Thanksgiving in Rodney Bay

While we weren’t thrilled to be back in Rodney Bay, it was nice to have access to Stuff again. The marina has a coffee shop, and that became part of our well-if-we’re-going-out-anyway ritual. Look how American the setup is!

It’s weird going to the dentist in the time of COVID. Everyone’s taking all the precautions they can, and yet it still feels weird to let a stranger poke around your mouth. Here’s a masked-up Jazz in the waiting room, where the chairs are all six feet apart.

We also had a package coming in a couple of days, so we figured we’d hang out and get ready for the holidays. The first of these was Thanksgiving, which we celebrated with zoom calls to the various families, and take-out from our favorite Indian restaurant.

For dessert, we broke out a coconut candy we’d bought from Gregory (remember the floating duck blind?), which apparently his daughter makes. And after biting into an unidentifiable solid thing and finding a whole cinnamon stick, we decided it was better not to probe further.

Rodney bay isn’t ugly or anything. It just feels… not friendly. As the COVID numbers have risen (get us out! get us out!), and the lockdowns intensified, the attitude from the locals has increasingly felt hostile. Meanwhile, resort guests are isolated from all the restrictions, and locals (and cruisers alike) can see them partying and openly flouting the precautions the rest of us are taking. To a local, we look just like the resort guests, and so we’ve made an extra effort to distinguish ourselves, e.g. wearing a mask even when far from other people, to avoid the kind of blowback that some others have gotten. And we look out the window as the boats of resort guests pass by.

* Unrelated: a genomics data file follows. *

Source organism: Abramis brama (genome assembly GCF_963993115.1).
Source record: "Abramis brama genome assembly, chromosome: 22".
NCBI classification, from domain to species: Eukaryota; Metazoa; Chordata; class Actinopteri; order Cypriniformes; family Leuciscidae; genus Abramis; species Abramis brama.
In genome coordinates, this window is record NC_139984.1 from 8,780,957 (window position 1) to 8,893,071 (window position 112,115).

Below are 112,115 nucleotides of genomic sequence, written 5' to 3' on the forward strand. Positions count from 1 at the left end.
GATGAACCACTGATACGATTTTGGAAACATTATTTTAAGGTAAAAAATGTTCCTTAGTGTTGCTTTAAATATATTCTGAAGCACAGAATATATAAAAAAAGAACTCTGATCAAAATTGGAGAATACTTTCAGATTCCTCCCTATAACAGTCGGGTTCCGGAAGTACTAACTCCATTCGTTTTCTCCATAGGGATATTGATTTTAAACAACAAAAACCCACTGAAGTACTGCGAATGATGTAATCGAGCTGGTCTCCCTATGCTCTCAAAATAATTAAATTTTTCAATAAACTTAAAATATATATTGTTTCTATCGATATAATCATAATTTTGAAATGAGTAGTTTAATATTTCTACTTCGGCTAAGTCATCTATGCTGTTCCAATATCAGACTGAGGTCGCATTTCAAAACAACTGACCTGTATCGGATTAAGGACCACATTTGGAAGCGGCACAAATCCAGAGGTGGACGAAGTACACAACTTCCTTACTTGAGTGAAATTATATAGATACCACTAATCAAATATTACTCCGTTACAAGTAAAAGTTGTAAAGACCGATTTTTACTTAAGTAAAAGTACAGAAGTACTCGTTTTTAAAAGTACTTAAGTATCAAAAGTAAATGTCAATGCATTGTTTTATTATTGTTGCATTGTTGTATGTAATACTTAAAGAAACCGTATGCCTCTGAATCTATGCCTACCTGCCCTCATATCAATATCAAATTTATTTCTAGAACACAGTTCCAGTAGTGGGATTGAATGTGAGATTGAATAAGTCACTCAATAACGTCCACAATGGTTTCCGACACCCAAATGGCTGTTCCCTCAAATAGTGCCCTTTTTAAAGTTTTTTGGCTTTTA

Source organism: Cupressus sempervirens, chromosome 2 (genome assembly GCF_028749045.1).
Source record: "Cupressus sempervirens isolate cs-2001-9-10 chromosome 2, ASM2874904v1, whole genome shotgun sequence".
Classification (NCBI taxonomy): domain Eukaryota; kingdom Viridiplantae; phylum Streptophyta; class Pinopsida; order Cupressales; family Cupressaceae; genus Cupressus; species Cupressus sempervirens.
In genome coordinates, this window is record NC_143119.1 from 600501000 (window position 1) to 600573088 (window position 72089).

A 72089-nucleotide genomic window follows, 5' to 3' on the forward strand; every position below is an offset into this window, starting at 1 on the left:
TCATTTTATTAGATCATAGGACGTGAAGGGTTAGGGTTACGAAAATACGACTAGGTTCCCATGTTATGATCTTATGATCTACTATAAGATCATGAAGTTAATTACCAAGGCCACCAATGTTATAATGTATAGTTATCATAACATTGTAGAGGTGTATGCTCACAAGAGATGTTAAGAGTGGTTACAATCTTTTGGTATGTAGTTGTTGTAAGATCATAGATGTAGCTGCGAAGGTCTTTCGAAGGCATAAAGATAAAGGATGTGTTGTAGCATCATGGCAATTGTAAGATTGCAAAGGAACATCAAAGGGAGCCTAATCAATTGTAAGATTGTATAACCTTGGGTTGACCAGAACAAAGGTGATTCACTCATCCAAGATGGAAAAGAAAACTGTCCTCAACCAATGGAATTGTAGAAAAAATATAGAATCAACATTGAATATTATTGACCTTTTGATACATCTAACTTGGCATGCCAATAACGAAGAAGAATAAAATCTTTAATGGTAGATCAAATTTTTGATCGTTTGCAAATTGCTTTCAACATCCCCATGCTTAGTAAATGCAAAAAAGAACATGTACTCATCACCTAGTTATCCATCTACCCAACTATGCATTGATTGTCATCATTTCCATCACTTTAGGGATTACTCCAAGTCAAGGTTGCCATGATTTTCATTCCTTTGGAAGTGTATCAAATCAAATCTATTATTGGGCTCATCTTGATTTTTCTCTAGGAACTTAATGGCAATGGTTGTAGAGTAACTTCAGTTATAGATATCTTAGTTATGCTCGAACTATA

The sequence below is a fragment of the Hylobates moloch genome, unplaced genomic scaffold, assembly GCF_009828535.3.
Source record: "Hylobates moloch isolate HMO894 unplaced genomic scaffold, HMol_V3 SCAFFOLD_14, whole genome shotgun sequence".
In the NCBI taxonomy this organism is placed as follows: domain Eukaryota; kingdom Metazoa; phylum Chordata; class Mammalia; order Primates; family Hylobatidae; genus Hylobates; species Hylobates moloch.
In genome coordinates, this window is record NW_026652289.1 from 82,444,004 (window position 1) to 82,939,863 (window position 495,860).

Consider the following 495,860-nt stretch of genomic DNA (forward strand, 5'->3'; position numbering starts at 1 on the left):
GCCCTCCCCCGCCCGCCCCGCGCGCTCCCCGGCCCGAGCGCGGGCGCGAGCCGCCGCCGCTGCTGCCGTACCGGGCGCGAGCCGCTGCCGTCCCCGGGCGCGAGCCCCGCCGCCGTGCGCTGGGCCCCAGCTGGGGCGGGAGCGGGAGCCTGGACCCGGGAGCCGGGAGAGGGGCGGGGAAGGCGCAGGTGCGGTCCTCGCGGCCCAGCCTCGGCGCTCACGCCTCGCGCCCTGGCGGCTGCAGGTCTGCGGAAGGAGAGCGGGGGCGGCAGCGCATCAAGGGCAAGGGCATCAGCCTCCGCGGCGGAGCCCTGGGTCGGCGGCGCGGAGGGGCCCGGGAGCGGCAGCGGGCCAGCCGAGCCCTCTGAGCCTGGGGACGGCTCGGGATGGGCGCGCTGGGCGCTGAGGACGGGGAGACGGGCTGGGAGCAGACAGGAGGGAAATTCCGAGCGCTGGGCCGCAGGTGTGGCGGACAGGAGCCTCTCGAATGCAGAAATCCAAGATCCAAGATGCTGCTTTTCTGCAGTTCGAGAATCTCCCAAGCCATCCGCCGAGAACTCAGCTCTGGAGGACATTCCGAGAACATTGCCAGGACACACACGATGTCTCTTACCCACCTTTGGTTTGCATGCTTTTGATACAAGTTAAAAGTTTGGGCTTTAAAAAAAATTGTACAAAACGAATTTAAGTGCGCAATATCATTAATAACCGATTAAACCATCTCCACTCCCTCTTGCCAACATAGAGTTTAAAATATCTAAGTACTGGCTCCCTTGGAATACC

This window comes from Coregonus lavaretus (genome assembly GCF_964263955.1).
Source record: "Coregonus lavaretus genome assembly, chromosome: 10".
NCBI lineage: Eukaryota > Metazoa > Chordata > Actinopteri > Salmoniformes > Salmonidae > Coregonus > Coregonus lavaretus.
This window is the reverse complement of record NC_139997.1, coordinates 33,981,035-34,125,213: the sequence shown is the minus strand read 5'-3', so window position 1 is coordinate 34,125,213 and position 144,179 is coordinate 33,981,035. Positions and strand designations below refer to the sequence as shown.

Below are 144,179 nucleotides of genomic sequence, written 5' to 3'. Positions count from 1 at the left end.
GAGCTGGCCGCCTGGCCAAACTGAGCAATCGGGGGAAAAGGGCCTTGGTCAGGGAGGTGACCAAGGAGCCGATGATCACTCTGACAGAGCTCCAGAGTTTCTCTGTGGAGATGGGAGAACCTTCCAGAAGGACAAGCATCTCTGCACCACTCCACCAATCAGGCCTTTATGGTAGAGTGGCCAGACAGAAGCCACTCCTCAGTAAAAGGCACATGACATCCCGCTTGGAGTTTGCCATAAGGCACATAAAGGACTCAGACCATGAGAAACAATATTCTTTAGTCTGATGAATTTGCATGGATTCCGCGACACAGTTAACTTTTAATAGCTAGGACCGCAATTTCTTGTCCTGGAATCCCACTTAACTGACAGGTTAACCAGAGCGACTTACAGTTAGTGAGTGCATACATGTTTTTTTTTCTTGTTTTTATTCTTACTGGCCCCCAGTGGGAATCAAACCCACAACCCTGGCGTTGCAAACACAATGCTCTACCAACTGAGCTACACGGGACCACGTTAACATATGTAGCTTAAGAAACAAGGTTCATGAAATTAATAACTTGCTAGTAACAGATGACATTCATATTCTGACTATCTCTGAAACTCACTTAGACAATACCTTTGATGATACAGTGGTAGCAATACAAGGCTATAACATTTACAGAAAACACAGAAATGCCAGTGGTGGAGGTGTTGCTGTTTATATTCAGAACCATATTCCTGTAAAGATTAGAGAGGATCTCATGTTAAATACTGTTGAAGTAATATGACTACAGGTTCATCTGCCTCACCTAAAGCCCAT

Meanwhile, tourist activities are open, but the operators are behind on business, and still hoping to charge honeymooner/cruise-passenger/normal-tourist prices. We stepped into a tourism office, and the guy said we were the first people to walk in in three weeks, then quoted us US$92 per person for an hour-long Segway tour of not-at-all-historic Gros Islet. That’s way more than you’d pay even in San Francisco! Or, e.g., US$50 per person to hike up a small hill. Pamphlet below; note the blurb about how this isn’t the Pitons. Naturally, we declined this offer.

So we’ve kept more to ourselves, enjoying the pretty views and sunsets.

And we did our shopping from the boat’s stores. (We’d bought extra clothes back in the states, expecting things to be … about as difficult to find as they are, actually.)

And I channeled my frustrations into cooking increasingly elaborate breakfasts.

And after Thanksgiving, we decorated the boat for Christmas. Everybody helped, to varying degrees at various times. (At some point Jazz and I agreed that it was done, e.g., but Captain continues to insist that the bows on the tree are all in the wrong places.)

After a couple of days of this, our package of fabric arrived from Sailrite, and we headed back south to where the nature is pretty and the people are further away. And Captain had a new toy!